• The central focus of the human mind in the heart – not the head
  • The capacity to develop heart-thinking through warmed up thoughts
  • The secret “box” in the heart that records karma from one life to another
  • The role of the heart “chakra”, its nature and function
  • The etherization of the blood and its ability to nourish the pineal and pituitary gland
  • The development of morality through the supersensible organ of the heart
  • The true shape of the heart in current times and its shape in the future
  • Heart perception as an alchemical process involving salt/mercury/sulfur
  • The mystery of the “jewel in the heart of the lotus” – the cintamani stone
  • The mystery of the wish fulfilling tree – the world tree planted in Eden
  • The awakening of the heart as the tool to define and control all perception
  • The heart is created by two interpenetration vortices
  • Perception is written into the blood
  • There is a cognitive path of heart-perception

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This list of heart mysteries is not exhaustive and many other hidden truths will come forth as we look at the literature concerning the heart. We find many of these insights and inspiration in every type of writing, from sacred texts to modern poetry. Everywhere we look, we will find aspects of the heart being described as the most profound center of human consciousness, evolution, and love. The ancients often lumped the heart together with other key components of human self-development by linguistics and association. The heart is clustered together with ideas about the hearth (seat of fire), the ear (hearing), the home, heaven, and mother.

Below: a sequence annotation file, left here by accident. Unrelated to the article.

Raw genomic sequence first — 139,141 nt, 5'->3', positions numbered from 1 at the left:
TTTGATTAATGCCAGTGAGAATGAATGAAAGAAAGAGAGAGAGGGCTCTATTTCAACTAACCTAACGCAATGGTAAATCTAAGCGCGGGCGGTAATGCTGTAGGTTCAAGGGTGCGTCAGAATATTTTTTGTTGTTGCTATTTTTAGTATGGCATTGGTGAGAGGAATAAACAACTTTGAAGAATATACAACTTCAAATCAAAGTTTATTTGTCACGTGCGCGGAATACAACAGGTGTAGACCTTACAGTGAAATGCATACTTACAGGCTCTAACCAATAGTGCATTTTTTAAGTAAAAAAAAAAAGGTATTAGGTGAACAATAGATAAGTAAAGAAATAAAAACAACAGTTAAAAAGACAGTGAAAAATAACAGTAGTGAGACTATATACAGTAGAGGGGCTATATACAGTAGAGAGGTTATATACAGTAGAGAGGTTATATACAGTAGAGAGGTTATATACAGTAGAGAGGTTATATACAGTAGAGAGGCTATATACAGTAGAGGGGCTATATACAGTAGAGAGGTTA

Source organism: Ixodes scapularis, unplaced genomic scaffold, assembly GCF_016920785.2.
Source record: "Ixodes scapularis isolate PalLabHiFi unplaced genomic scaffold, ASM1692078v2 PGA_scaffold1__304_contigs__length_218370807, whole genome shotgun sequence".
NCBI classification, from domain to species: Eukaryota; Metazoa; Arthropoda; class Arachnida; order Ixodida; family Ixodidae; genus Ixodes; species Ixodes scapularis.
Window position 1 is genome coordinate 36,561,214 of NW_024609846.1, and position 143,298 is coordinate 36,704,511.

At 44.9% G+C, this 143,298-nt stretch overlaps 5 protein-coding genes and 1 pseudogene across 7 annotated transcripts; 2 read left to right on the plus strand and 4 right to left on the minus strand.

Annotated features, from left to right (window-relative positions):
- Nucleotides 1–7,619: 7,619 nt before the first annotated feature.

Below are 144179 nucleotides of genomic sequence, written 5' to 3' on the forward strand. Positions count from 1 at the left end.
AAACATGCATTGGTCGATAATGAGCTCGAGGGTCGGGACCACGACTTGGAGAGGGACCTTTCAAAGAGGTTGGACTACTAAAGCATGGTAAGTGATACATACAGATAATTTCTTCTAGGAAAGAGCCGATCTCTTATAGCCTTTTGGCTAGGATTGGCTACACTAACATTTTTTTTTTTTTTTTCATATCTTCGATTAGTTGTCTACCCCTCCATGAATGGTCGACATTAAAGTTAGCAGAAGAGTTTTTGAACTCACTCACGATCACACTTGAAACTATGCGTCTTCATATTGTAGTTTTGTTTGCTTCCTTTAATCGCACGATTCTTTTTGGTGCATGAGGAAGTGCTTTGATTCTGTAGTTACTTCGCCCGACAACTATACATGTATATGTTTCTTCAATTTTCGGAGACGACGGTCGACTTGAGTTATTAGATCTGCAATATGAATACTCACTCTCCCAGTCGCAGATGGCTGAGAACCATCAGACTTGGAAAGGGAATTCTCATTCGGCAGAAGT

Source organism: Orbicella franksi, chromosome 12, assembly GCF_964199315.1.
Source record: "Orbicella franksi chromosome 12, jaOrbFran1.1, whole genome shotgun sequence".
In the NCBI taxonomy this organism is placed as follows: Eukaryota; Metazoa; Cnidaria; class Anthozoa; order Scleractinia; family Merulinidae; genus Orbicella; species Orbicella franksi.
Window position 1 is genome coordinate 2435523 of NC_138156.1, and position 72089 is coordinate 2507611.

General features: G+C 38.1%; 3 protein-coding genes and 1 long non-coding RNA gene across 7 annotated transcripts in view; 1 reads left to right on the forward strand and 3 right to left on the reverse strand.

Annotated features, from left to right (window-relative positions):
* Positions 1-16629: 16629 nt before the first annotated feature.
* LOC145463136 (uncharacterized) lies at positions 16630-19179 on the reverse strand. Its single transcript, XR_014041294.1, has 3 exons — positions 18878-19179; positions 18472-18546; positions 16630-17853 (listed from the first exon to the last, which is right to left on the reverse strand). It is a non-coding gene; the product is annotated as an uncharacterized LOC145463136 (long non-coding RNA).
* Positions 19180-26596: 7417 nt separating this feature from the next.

When you think about the heart, the most important human thoughts also come to light. The seat of life and consciousness find their home in the heart as the throne of love that reflects the love of heaven on earth. The heart is the mystical source and crucible of love, the ‘august master binding of all.’ As the Chaldean Oracles state: “Having mingled the spark of soul with two, with breath and mind divine, he added to them a third, pure love, the august master binding of all.”